‘War Ink’: sense-making and curating war through military tattoos

Dyvik, Synne L and Welland, Julia (2018) ‘War Ink’: sense-making and curating war through military tattoos. International Political Sociology, 12 (4). pp. 346-361. ISSN 1749-5679

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Abstract

Veterans have long sought to make sense of and capture their wartime experiences through a variety of aesthetic means such as novels, memoirs, films, poetry and art. Increasingly, scholars of IR are turning to these sources as a means to study war experience. In this article we analyze one such sense-making practice that has, despite its long association with war, largely gone unnoticed: military tattoos. We argue that military tattoos and the experiences they capture can offer a novel entry point into understanding how wars are made sense of and captured on the body.

Focusing on a web archive – ‘War Ink’ – curated and collected for and by US veterans of Iraq and Afghanistan, we analyze how tattoos perform an important ‘sense-making’ function for participating veterans. We focus on three recurring themes – loss and grief, guilt and anger, and transformation and hope – demonstrating how military tattoos offer important insights into how military and wartime experience is traced and narrated on and through the body. The web archive, however, not only enables a space for veterans to make sense of their war experience through their tattoos, the archive also does important political work in curating the broader meaning of war to the wider public.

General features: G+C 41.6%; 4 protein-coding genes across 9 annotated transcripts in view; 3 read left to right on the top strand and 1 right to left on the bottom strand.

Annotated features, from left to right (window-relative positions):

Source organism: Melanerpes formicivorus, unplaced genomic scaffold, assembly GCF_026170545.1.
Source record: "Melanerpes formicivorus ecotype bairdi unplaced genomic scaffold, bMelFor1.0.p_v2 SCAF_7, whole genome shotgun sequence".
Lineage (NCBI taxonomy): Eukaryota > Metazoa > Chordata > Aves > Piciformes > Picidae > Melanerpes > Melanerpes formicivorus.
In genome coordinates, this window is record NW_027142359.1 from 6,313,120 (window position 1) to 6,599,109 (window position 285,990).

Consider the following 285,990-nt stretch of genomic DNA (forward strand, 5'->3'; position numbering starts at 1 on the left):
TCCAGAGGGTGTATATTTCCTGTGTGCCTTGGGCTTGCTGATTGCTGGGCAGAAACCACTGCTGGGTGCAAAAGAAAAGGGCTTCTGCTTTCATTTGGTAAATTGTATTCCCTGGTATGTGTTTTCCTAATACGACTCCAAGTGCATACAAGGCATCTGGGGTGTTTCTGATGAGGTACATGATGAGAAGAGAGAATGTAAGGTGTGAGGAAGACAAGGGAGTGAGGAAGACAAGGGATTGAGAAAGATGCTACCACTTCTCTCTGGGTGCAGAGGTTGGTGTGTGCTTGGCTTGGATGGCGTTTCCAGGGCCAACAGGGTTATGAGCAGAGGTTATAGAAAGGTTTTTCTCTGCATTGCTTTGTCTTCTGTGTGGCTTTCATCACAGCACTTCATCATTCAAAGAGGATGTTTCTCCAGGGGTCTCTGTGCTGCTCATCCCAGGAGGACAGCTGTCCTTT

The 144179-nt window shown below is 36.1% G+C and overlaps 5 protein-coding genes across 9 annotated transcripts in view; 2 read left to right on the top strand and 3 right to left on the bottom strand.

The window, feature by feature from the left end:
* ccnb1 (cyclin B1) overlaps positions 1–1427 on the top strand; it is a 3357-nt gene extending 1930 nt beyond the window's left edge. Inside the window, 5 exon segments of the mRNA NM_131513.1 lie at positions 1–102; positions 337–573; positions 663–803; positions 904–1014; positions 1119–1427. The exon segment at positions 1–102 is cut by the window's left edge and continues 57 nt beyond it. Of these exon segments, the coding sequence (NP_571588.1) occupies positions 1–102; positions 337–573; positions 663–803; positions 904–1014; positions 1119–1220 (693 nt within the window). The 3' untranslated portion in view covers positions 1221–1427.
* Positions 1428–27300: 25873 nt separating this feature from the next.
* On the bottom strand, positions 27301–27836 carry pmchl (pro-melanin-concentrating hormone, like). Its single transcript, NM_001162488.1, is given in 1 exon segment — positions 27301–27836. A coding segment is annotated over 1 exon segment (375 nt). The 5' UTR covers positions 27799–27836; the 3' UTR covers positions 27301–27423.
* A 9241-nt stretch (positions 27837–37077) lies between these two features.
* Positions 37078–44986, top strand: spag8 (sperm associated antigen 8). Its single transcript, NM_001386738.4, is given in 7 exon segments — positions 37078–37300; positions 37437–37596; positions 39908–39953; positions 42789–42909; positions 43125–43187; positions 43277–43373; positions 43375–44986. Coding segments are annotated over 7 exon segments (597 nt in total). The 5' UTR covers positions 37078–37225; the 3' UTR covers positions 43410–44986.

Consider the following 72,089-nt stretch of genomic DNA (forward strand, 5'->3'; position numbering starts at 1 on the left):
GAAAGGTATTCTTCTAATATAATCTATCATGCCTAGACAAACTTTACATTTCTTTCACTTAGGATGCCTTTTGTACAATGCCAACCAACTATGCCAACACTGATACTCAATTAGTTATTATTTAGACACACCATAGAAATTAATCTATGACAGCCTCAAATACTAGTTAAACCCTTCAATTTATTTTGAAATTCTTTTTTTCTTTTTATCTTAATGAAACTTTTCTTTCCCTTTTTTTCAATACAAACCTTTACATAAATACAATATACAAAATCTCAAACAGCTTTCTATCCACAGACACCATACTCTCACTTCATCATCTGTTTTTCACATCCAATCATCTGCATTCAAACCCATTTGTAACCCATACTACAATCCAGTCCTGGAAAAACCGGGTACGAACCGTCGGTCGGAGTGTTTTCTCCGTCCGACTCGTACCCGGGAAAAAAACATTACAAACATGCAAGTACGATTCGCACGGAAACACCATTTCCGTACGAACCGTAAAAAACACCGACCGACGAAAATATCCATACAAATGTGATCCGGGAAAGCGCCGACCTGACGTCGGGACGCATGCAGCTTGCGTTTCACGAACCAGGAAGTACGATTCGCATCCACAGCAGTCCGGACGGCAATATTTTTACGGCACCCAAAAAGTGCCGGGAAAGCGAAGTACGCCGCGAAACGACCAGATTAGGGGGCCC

Item Type: Article
Schools and Departments: School of Global Studies > International Relations
Depositing User: Sharon Krummel
Date Deposited: 14 May 2018 15:09
Last Modified: 30 Aug 2019 08:45
URI: http://sro.sussex.ac.uk/id/eprint/75749

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